Personal Thoughts

Everyone Needs a Coach

Everyone Needs a Coach

The next time you’re looking to engage an agile coach, there’s an additional set of questions I want you to explore with them—

  • Do you (they) have a coach?

  • How often do you (they) meet?

  • What are you (they) currently working on in your journey?

  • What was the last crucial conversation you (they) had with your coach like?

  • Reflecting on your being coached journey, how coachable are you? What are the keys to your being coachable?

What I’m asking you to explore is their personal coaching journey. I feel that most agile coaches are comfortable coaching. But the counterpoint, being coached and being coachable, are often a different question. I guess it’s the age-old challenge of telling being easy and receiving being much harder.

Our Language

Our Language

I delivered a lightning keynote at the StarEast conference in May 2019. If you’re unfamiliar, this format is a 5-minute pitch on any topic you like.

I intentionally went into it without a predetermined talk our slides. I wanted to see what might inspire me before or during the conference. Unfortunately, I waited until the day before the keynote to decide what I would talk about. But I’m sort of glad I did.

My Observation

Mary Thorn and I shared 3 – ½ day workshops at the conference. And during those sessions, and in the hallways, I noticed a trend.

I was listening carefully to people’s questions, the discussions, the stories, and the challenges. And one pattern emerged that caught my attention. The language was very much around –

Did we need a more diverse Agile Manifesto?

Did we need a more diverse Agile Manifesto?

My daughter Rhiannon is a social worker. And I’ve learned from her that my definition of diversity is much shallower than hers. She has a broad, deep, and nuanced view of it and I’m learning to appreciate hers and broaden my own. 

It’s just part of my ongoing efforts to challenge myself and learn.

That being said, it made me think differently the other day when I was reading the Agile Manifesto again. And it dawned on me that –

  • There are 17 signatories to the Manifesto

  • All 17 were men

  • All seemed to be at or approaching middle age at the time (probably well beyond by now)

  • All were white

  • All were software developers with the possible exception of Brian Marick (was he the token tester ;-)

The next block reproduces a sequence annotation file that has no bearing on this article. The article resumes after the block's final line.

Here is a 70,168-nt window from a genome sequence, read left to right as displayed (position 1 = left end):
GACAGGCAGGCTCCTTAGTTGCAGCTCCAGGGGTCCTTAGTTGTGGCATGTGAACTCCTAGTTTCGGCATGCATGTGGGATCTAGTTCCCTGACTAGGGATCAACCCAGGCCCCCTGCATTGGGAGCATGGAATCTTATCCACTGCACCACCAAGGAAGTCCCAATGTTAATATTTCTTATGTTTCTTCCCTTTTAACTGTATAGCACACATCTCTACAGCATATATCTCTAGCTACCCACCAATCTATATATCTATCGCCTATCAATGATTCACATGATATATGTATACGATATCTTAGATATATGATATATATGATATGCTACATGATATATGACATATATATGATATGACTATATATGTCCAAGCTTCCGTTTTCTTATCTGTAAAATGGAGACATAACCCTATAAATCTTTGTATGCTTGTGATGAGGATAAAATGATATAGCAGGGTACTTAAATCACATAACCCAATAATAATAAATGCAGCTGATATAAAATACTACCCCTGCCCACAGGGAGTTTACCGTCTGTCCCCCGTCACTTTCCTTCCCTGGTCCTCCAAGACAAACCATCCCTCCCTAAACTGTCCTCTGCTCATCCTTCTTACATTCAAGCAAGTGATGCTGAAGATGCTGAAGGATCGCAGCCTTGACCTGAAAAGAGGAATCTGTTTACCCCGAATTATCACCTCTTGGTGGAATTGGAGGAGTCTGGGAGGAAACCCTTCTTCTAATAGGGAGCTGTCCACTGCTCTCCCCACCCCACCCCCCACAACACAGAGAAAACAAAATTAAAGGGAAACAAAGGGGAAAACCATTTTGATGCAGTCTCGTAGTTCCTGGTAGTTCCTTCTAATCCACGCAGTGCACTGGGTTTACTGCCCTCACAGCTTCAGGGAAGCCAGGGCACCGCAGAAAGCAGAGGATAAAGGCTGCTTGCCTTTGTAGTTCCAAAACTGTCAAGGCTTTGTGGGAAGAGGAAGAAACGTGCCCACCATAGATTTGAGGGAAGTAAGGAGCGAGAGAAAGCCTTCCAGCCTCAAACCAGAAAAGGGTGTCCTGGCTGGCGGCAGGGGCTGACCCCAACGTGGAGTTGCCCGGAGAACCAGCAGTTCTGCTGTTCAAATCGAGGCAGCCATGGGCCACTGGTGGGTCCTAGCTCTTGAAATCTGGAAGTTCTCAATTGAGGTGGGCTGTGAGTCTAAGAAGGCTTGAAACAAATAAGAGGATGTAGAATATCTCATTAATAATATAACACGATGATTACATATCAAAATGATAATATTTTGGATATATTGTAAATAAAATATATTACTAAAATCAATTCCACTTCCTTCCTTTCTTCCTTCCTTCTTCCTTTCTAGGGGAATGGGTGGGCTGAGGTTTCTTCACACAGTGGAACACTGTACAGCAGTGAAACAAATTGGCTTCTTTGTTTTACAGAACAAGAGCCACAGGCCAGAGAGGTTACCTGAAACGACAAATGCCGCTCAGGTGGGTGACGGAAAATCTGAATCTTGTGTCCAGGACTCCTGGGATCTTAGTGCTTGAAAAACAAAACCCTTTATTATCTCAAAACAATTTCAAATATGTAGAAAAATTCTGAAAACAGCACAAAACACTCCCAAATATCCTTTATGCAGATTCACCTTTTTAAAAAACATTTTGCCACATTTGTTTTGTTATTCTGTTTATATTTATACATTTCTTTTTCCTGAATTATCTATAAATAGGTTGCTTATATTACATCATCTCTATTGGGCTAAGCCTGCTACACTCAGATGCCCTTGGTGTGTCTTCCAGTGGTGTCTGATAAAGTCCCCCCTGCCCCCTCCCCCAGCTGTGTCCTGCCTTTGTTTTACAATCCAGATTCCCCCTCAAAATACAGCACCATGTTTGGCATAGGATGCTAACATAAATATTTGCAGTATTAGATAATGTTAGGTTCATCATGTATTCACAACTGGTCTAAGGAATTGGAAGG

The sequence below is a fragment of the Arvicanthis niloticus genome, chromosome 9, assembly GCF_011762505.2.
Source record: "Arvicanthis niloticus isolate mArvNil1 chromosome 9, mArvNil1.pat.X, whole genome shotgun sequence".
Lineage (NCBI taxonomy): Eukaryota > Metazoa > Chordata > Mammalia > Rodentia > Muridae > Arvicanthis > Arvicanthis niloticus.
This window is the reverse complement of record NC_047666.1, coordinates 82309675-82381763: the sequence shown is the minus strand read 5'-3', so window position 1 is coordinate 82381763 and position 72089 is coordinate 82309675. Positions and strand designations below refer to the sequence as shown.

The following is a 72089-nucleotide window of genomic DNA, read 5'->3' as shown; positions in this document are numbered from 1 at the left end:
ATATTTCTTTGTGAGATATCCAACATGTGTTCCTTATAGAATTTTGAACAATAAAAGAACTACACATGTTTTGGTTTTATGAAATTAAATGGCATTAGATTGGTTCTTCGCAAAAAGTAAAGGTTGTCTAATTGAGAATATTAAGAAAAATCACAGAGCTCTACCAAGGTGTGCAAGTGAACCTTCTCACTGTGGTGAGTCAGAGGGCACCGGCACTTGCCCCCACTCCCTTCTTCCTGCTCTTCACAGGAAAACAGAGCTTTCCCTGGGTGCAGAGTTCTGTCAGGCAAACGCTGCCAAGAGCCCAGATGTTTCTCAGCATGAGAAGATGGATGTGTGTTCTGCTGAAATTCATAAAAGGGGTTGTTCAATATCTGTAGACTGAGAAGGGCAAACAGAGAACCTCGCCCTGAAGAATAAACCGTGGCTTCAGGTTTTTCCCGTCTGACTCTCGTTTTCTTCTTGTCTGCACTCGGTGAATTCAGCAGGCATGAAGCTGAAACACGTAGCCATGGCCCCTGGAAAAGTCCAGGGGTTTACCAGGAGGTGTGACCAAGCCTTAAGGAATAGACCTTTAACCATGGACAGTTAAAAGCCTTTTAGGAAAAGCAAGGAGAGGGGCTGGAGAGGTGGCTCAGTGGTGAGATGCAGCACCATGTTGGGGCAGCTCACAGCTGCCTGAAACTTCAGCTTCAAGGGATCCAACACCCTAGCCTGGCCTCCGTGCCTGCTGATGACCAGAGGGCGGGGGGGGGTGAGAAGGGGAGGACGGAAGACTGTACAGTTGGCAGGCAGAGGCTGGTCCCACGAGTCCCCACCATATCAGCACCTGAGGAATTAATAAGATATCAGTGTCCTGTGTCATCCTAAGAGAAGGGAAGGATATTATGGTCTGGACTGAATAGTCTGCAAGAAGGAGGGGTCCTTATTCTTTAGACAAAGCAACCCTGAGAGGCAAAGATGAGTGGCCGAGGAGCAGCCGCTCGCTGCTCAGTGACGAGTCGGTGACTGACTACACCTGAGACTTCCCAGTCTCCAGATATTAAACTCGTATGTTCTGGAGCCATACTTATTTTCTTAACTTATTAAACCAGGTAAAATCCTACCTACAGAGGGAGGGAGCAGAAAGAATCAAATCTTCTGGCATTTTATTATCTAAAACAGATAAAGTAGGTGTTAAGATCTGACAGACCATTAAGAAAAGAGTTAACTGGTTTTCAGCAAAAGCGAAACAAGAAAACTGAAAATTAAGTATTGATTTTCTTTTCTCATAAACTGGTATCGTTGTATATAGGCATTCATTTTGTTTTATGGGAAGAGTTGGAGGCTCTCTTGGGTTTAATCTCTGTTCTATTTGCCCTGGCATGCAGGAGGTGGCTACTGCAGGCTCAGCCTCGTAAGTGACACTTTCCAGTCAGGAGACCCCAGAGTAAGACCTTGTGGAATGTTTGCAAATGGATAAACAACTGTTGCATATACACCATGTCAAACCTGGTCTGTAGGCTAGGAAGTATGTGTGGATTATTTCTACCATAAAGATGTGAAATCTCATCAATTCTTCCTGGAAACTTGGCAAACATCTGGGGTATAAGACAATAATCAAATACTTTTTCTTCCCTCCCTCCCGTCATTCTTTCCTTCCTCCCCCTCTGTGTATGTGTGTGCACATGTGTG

Work Balance Matters

Work Balance Matters

More than a few years ago, I visited a client in Greensboro, NC. I did a little consulting there, but it really wasn’t a longer-term gig.

What stood out to me, after all of these years, is that folks could bring their dogs into work. And everyone seemed to do just that.

  • There were dogs roaming free in the halls.

  • There were dog play areas.

  • There were dogs at their owner’s desks.

  • And those that didn’t have dogs were playing with others dogs.

  • And yes, there was the occasional “doggie accident” ;-)

It was a wonderful environment. Instead of feeling like an office space, it felt like a home that I was visiting. A comfortable home where the family loved their pets.

Another example, kids

What IS your Legacy?

What IS your Legacy?

I spent over 10 years working at a company in Connecticut called Micrognosis. I wrote about an aspect of my experience there in this post.  

During my tenure at Micrognosis we delivered many, many products and projects. We made millions of dollars on our technologies and our customers were fairly happy with our efforts. All of this happened in the span from 1986 – 1996. If you asked me today whether anyone, and I mean anyone, really cares about the efforts we made (products, effort, blood-sweat-tears, etc.), I’d say no.

One of the hidden factors in all of our legacies, and I know technologists don’t want to hear this, is that what we’re working on really doesn’t matter in the long term. No matter what you’re working on!

For example, Netflix or Google or Spotify of today really won’t matter (technically) 20 years from now. Sure, they’ll be historical notes about them on Wikipedia, but the products themselves won’t matter.


Scrum Product Ownership, 3'rd Edition

Hi everyone,

I just wanted to share some great news. I’ve just completed the 3’rd Edition of my Scrum Product Owner book.

It’s been a true labor of love that’s taken far longer to finish then I’d originally expected. (sounds like software products, right?) But, to quote a common agile phrase…I am now…


Stick a fork in it, Baby!

E-copies (PDF, EPUB, and MOBI) are all available immediately on LeanPub. What’s nice about connecting via LeanPub is that I plan on continuing to evolve content & ideas in the PDF, so it will be a way to “stay in touch” with any future developments of the books’ themes.

Also not that I’ve published several short PDF, blog link books that make it easy to explore my blog posts on 3-specific topics:

  • Agile Coaching

  • Agile Leadership

  • Product Ownership

More information on ALL of the LeanPub copies can be found here:


You can find the paper version here:

And the Kindle version here:

And here’s a link to my Amazon author page:

Previous Owners Offer

I’d like to make the following offer for ALL Edition 1 and Edition 2 book owners. If you’ve previously purchased a paper or e-copy of my two previous editions, I’ll give you a free e-copy of the 3’rd Edition. All you have to do is drop me a note and I’ll forward you a coupon for LeanPub to get your copy.

Wrapping Up

It’s been a long time in coming, but I’m incredibly pleased with the results. I hope you pick up a copy of the new book and hope even more so that it provides value to you.

And if you do read it, please consider leaving a review on Amazon. It means so much to me to gain feedback.

Stay agile my friends,